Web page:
04 Aug

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Mack Brown supremely Confident in Reporting Day Press Conference

Mack Brown University of Texas

Mack Brown believes the 2013 Texas football team’s the best he’s seen in years. Image/KUT News

Texas football head coach Mack Brown took time on Reporting Day to answer questions at a press conference before meeting with his team as they begin their march towards the 2013-2014 season. Brown emphasized the importance of offensive balance, team depth, and an eye towards a faster pace. With 19 starters returning, Brown believes this is a team that can do just that. Below are excerpts from the press conference:

On the decision to open practice to fans this week:

“Our staff felt our team is at a different point than they were three years ago. We started things over. We’ve got nineteen starters back. We’ve got an older football team. A lot of juniors and seniors in it. We’ve had basically the same schemes the last two years and most of the same coaches, so most of what we’ll do at the first of the week is go back and review all the schemes that we’ve been using, and after this week we will start putting in some new stuff. But the first week is mostly conditioning, fundamentals, and making sure that you go back and do the things that you were doing well at the end of spring.

We also feel that our fans have been really good to us since we’ve been here, especially in the last three years. We’d like to give them a look at who we are and what we’re doing, understanding that people have cameras and will take pictures and maybe get some video out there. But our coaches are fully aware of that and they were all on board that this is something that we should be doing at this time. It’s good timing for us.

On David Ash’s growth as a player and similarities to Colt McCoy and Vince Young:

The biggest thing from David is he’s had two great years to learn; some things really positive and some not as good. He’s gone on the road to Oklahoma State and won a really great game. He overcame a 4th & 6 right at the end of the game. He went to Ole Miss and had a tremendous night. He had a great comeback where he didn’t do well early against Oregon State and played well in those situations. He had Kansas where he didn’t play well and couldn’t come out of it. All of those situations have prepared him to be more experienced, more mature, and more confident because he knows now he can overcome a poor start. He played against TCU hurt. He probably wouldn’t do that again…. He knows now he can make plays with his feet because he did against Oregon State. The pass he made scrambling against a free rusher, where he hit Johnathan Gray down the field, are things that he hasn’t done before and that Colt (McCoy) and Vince (Young) did so well. So we feel like that’s a part of his game that we saw develop in the spring.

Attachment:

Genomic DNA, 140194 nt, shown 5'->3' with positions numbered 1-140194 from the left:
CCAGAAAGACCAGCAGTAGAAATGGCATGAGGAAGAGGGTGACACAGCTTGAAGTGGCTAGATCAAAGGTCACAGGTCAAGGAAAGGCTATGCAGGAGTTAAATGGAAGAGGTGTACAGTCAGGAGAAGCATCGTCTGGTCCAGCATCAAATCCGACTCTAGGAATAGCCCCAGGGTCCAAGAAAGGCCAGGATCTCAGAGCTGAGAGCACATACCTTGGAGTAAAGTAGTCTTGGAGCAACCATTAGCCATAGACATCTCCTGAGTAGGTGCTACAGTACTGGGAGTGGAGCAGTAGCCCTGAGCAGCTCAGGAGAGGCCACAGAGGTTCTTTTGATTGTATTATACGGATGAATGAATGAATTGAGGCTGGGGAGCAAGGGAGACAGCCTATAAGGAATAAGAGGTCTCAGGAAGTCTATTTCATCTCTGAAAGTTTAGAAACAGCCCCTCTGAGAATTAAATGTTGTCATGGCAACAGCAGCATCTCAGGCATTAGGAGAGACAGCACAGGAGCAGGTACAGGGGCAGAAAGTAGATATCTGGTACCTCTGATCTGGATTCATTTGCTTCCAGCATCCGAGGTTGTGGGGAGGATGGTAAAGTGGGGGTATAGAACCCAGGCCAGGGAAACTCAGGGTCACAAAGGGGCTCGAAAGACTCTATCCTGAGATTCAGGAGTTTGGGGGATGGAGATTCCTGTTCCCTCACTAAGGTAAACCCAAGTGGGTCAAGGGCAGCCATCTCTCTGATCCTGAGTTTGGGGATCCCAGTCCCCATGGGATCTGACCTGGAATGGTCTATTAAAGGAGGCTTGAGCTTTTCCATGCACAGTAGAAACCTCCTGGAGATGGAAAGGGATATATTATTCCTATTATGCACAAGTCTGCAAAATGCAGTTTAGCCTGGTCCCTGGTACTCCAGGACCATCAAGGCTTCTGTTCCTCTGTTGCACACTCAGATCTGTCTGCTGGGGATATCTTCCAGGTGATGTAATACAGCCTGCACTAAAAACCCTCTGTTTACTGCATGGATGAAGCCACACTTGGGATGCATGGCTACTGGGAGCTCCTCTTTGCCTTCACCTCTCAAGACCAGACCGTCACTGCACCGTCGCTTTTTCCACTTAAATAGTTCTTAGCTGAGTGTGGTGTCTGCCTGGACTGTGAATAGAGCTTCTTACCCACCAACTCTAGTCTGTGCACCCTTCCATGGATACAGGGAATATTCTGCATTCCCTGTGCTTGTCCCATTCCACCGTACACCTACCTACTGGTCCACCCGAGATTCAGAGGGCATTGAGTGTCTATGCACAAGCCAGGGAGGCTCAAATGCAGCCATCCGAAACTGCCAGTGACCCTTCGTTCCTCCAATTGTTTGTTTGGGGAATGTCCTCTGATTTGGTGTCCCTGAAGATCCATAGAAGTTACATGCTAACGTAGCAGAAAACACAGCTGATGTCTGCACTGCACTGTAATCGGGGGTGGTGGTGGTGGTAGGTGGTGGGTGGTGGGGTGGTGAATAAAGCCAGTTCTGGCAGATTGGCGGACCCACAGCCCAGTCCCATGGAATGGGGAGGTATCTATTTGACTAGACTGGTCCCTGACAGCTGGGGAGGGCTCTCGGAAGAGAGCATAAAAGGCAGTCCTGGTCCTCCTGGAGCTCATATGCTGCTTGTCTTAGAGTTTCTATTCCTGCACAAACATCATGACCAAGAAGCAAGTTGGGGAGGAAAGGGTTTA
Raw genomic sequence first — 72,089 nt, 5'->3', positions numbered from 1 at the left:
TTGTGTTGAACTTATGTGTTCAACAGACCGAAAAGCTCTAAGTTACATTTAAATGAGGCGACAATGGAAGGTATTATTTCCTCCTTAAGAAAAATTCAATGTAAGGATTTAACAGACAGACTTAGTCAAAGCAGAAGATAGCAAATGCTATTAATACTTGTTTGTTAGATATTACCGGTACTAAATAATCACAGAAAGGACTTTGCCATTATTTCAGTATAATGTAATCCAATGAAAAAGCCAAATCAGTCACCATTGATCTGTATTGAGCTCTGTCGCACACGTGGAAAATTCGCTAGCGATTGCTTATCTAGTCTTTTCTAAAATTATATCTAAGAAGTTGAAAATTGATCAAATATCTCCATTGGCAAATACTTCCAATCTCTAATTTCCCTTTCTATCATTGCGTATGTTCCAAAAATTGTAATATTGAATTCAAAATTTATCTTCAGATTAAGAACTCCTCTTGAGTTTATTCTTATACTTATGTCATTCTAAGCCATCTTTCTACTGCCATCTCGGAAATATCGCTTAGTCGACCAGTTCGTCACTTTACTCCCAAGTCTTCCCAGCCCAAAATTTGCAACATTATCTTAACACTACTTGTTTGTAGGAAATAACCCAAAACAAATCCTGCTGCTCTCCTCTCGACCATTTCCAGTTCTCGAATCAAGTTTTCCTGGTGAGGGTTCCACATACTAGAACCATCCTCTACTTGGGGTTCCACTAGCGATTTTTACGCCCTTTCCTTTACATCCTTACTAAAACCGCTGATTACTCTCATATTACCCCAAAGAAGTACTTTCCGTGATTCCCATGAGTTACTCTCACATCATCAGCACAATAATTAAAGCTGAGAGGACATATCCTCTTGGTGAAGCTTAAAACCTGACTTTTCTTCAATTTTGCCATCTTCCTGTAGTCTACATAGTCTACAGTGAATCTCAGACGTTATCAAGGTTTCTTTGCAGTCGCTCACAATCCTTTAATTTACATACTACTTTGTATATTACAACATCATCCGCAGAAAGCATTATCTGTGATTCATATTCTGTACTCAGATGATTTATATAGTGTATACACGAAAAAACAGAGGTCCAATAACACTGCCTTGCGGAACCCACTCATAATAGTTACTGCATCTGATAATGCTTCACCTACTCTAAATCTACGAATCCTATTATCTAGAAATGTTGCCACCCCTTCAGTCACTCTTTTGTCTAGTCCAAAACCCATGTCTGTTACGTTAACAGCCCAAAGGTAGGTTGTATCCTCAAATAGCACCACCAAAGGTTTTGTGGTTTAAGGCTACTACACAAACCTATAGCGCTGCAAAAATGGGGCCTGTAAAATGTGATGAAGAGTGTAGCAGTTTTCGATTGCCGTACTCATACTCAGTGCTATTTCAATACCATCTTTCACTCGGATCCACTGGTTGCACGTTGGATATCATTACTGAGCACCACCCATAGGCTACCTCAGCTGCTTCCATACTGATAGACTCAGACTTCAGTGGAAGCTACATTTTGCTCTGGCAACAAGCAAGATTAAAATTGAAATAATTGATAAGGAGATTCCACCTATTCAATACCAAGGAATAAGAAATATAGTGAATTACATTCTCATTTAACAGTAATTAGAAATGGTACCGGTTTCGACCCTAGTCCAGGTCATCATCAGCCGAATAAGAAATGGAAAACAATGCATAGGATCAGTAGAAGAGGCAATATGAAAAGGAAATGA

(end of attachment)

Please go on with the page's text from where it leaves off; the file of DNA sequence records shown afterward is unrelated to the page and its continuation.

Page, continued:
And most importantly, the ability to lead the other guys. He understands now that they’re watching and that he is the guy, and that when he speaks they’re going to listen. So he has to make sure he says the right things and also has to be the hardest worker on the field. He’s got to be great, he’s got to be tough, and he’s got to make plays because they’re not going to listen to him unless he does that.”

Where Tyrone Swoopes needs to improve

“When we left spring practice, he wasn’t that confident in the ability to run the team and call the plays at the line of scrimmage. One of the things we’ll have to look at is if he’s not ready to do that, do you slow down the flow a bit when he’s in the game? But David thinks he’s had an outstanding summer and that he’s ready to do those things. He would have a more limited package than Case or David when out there, but we want to see him be able to protect the ball, make the right throws and reads. We want to see him run it because he should have the ability to run like he did in the Spring Game with his feet. He didn’t do it much in the spring but did in the Spring Game because it was live, so it was easier for him to see. We just want to see him have control of the offense when he’s out on the field and people are trying to blitz him.”